4. Excellent advice, MG05. Strategic deployment of a JAMS arbitration coupled with the threat of pulling the "nuclear" option [bK7] gives the debtor some serious leverage to negotiate a settlement agreement for pennies on the dollar. Worst case scenario, the debtor still "wins" knowing that he fought the good fight to the bitter end and at great cost to the banksters. Cincinnaticus
  5. Yes, they were issued to me by the original creditors when I settled my accounts for less than the full amount, the difference being considered taxable income. Sub00's post is correct regarding the 1099C in terms of taxable income and the legal means to avoid paying it via the 982 insolvency "loophole" so it's not a big deal, at least for the majority of people. My earlier question regarding the issuance of 1099Cs on debt past the SOL usually applies to Junk Debt Buyers [JDB] and specifically a scurvy outfit known as Portfolio Recovery Associates. Here are a few meaty threads I found which discuss this issue in detail: Portfolio Recovery Associates 1099-C SUCCESS - Against Portfolio Recovery Associates! I don't know if you can force the OC or JDB to issue you a 1099C but, again, I would not worry to much about it unless one happens to be Portfolio Recovery Associates. Cincinnaticus
  6. Keep in mind, having a 1099 is no assurance that one of these things won't pop up years later to haunt you, although you would have a rock-solid affirmative defense in addition to the SOL and grounds to sue them for fraud. If I were you, I wouldn't push the issue. Relax and savor the fact that you are free and clear. After all, you've already beat the bastards and achieved victory without having to litigate the issue. Enjoy! Best wishes, Cincinnaticus
  7. TRU Q: Speaking of suing if someone issued you a 1099 after the debt ran out on SOL (which is what I thought this thread was going to discuss), how would you recommend a consumer go about doing this? What cause of action would you employ? Are you aware of any case law regarding this issue? Also, how would you respond to the IRS with regard to the 1099? It seems like consumer advocates like Bud Hibbs have been unable to come up with a plan to counter the 1099 scam. Thanks! Cincinnaticus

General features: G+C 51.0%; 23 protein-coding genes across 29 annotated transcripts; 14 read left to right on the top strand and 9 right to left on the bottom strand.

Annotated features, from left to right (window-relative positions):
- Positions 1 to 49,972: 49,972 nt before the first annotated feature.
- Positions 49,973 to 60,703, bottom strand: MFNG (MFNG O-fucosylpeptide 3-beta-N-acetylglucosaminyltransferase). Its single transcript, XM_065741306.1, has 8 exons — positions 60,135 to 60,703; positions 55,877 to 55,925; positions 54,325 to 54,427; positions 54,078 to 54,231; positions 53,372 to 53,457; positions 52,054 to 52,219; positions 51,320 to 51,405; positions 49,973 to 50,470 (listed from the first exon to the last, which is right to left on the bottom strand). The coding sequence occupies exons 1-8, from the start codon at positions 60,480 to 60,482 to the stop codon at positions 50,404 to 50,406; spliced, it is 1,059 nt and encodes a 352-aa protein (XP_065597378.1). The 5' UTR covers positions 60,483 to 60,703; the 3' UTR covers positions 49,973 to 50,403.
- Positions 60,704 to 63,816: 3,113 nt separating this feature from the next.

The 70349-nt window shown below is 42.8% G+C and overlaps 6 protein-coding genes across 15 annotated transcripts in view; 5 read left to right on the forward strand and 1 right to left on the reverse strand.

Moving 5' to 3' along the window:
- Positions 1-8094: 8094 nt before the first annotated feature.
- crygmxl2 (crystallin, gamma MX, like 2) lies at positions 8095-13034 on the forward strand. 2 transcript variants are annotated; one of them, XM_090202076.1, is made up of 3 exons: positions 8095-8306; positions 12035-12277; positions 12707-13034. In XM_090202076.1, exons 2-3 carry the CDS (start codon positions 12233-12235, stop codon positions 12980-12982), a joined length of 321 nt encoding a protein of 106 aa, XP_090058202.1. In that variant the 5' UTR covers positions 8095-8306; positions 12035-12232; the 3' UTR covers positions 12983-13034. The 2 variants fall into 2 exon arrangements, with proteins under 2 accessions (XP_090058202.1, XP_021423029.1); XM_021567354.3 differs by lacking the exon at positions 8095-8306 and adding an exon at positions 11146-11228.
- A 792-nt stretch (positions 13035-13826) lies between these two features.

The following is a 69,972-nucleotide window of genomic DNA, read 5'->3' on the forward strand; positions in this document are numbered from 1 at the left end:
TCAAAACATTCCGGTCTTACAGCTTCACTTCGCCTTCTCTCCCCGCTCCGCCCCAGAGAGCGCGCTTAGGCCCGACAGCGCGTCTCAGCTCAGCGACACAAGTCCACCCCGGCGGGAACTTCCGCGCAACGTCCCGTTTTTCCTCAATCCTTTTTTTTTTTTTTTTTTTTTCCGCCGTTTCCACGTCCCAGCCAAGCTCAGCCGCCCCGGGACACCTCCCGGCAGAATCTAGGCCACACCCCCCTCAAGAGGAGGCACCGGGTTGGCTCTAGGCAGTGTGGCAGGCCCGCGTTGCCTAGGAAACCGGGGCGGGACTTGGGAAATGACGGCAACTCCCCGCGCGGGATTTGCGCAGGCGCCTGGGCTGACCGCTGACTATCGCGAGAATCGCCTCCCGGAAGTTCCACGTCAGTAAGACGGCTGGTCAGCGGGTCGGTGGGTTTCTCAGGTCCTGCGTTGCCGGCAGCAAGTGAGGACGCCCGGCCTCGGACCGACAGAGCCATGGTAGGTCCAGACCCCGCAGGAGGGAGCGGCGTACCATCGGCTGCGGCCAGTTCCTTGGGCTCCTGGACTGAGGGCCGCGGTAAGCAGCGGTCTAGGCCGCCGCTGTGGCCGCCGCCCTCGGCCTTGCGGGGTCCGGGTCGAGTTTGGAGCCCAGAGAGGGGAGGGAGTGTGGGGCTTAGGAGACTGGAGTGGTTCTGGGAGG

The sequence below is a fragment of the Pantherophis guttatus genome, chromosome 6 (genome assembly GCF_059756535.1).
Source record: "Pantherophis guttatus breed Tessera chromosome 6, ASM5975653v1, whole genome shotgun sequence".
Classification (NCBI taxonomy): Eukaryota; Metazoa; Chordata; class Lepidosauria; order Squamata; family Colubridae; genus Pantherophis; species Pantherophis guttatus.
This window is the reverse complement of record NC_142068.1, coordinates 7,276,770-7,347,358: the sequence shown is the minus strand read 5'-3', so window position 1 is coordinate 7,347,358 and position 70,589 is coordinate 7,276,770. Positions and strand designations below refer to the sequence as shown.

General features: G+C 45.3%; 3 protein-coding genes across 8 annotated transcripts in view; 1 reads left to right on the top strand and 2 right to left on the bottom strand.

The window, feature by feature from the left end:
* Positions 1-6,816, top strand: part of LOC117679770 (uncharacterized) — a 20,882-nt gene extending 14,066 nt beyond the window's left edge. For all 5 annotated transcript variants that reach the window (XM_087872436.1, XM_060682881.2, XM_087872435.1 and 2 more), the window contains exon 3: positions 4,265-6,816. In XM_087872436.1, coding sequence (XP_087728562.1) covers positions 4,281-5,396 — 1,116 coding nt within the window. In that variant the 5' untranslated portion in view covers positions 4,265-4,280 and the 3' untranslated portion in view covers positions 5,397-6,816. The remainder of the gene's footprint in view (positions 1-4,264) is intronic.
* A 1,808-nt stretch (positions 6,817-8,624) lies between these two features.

8. How to Write a Motion to Strike Affidavit of Debt:
  9. Business records are exceptions to the hearsay rule but not an affidavit purporting the records are accurate or alleging the amount the plaintiff is seeking is correct, especially given that the person making the statement is not available to be cross-examined to test the veracity of the statment made in the affidavit. That is why we have depositions -- to depose and cross-examine witnesses! Depostion testimony is not considered hearsay; an affidavit, in most cases, is the very definition of hearsay and is inadmissable. The reason judges permit it is because the vast majority of pro se people don't know to object and even when they are represented by an attorney, the attorneys themselves are either too timid to raise Holy Hell in the court room or are just too plain stupid to object. Also, many judges are simply biased and are counting on the fact that the defendant will not contest his ruling via an appeal. You get around that by always preparing for an appeal by making your record of the objection! Motion to Strike Affidavit on Hearsay: Cincinnaticus